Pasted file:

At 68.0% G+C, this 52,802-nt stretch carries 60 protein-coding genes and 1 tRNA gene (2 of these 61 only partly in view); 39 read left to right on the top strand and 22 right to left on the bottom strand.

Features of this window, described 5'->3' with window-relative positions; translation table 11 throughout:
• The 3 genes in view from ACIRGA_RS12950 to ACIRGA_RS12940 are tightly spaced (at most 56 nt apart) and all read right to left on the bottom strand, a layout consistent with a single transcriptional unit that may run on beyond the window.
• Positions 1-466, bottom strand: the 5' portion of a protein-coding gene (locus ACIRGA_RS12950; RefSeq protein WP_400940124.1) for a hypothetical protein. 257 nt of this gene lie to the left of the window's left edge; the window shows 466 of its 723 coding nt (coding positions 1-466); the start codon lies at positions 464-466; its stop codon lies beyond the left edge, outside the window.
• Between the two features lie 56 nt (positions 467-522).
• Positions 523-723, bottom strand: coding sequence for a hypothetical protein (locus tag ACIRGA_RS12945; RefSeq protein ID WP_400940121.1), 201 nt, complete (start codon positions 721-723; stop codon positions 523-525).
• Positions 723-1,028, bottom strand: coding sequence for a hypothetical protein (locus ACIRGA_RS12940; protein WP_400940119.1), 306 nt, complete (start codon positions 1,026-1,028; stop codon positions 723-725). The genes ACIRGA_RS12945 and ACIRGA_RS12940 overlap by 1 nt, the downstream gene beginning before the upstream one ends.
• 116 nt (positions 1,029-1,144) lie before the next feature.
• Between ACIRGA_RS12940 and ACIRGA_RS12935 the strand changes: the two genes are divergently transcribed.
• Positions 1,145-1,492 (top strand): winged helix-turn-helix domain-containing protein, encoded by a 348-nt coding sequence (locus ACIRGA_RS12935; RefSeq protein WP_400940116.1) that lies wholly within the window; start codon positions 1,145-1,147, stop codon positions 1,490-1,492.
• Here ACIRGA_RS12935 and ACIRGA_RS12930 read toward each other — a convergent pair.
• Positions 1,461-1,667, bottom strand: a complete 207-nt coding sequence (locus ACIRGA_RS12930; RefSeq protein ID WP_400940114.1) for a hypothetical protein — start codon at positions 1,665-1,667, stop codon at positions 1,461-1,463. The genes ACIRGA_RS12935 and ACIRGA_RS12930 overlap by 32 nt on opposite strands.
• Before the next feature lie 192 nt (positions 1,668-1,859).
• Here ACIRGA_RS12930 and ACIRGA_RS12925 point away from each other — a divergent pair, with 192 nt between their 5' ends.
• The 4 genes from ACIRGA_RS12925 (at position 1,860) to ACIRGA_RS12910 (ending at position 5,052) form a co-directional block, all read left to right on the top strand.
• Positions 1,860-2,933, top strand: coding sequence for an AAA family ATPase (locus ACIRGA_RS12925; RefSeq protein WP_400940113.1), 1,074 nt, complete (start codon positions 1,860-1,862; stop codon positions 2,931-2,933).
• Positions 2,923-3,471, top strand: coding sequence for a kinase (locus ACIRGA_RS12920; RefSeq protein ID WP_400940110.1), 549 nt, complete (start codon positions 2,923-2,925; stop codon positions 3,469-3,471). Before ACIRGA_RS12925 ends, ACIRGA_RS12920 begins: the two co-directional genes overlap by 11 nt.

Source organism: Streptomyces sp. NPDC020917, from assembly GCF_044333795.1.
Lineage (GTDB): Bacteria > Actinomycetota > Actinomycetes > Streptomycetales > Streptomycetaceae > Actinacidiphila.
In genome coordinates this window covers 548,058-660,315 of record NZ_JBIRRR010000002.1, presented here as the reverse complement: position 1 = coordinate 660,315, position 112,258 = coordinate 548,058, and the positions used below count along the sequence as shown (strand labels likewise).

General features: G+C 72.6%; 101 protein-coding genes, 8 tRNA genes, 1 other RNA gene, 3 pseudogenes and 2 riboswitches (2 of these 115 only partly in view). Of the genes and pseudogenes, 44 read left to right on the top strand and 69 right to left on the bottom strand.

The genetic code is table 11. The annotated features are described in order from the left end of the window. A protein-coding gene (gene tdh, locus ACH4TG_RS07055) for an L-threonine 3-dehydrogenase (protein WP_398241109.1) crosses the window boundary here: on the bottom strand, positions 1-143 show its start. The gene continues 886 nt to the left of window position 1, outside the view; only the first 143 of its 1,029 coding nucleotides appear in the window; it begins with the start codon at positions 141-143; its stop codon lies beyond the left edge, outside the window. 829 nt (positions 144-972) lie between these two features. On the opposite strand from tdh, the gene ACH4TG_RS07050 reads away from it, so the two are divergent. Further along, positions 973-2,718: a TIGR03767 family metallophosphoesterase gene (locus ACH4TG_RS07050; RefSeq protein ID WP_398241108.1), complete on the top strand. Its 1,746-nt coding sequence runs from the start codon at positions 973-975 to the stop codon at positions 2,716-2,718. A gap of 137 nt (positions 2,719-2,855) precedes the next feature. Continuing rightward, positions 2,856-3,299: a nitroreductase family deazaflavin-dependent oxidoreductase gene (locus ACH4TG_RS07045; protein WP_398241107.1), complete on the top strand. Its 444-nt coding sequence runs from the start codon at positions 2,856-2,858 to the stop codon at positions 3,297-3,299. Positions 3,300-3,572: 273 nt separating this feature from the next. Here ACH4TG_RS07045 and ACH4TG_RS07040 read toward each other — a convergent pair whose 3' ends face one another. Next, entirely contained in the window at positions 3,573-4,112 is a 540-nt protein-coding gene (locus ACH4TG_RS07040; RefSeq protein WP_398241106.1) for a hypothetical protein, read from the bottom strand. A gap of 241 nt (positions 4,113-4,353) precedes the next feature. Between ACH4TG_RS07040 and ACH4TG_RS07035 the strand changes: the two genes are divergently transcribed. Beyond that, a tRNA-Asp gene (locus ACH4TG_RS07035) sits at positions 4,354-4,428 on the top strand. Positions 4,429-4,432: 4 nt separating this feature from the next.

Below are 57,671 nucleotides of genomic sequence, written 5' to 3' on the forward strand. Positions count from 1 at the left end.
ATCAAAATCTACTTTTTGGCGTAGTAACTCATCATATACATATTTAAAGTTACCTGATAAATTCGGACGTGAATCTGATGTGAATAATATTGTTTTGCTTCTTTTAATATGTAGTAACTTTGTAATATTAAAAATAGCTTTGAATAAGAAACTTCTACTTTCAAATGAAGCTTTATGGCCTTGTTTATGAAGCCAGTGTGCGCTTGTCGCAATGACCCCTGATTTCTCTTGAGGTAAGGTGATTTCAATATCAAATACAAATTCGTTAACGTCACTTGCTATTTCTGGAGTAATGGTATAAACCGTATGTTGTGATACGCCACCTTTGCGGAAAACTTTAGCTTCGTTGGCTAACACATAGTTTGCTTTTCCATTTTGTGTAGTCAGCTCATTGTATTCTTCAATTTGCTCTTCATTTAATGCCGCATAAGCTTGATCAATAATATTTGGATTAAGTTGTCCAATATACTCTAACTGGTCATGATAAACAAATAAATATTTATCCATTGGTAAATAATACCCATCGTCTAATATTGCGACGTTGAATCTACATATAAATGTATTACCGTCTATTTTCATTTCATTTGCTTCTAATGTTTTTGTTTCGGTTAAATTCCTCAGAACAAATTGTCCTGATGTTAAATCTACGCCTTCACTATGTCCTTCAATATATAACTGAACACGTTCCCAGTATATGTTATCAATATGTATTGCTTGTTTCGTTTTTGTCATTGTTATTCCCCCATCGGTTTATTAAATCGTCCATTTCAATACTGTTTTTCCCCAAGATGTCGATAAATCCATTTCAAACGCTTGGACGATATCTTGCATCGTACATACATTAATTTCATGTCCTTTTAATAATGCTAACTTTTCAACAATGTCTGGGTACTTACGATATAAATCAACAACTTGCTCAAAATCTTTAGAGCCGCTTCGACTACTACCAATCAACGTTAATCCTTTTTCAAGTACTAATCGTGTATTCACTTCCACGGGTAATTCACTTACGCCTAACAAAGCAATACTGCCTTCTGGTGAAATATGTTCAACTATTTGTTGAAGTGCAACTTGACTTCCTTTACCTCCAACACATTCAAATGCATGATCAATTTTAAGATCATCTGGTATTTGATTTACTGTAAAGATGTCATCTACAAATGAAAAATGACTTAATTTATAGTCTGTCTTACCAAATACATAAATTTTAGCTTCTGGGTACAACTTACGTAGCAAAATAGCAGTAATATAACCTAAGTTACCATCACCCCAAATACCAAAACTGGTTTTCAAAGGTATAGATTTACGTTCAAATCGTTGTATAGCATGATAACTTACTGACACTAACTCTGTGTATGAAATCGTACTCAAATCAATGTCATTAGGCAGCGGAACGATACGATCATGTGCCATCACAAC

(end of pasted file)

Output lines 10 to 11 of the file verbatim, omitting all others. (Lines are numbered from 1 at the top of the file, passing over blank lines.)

• Positions 1,145-1,492 (top strand): winged helix-turn-helix domain-containing protein, encoded by a 348-nt coding sequence (locus ACIRGA_RS12935; RefSeq protein WP_400940116.1) that lies wholly within the window; start codon positions 1,145-1,147, stop codon positions 1,490-1,492.
• Here ACIRGA_RS12935 and ACIRGA_RS12930 read toward each other — a convergent pair.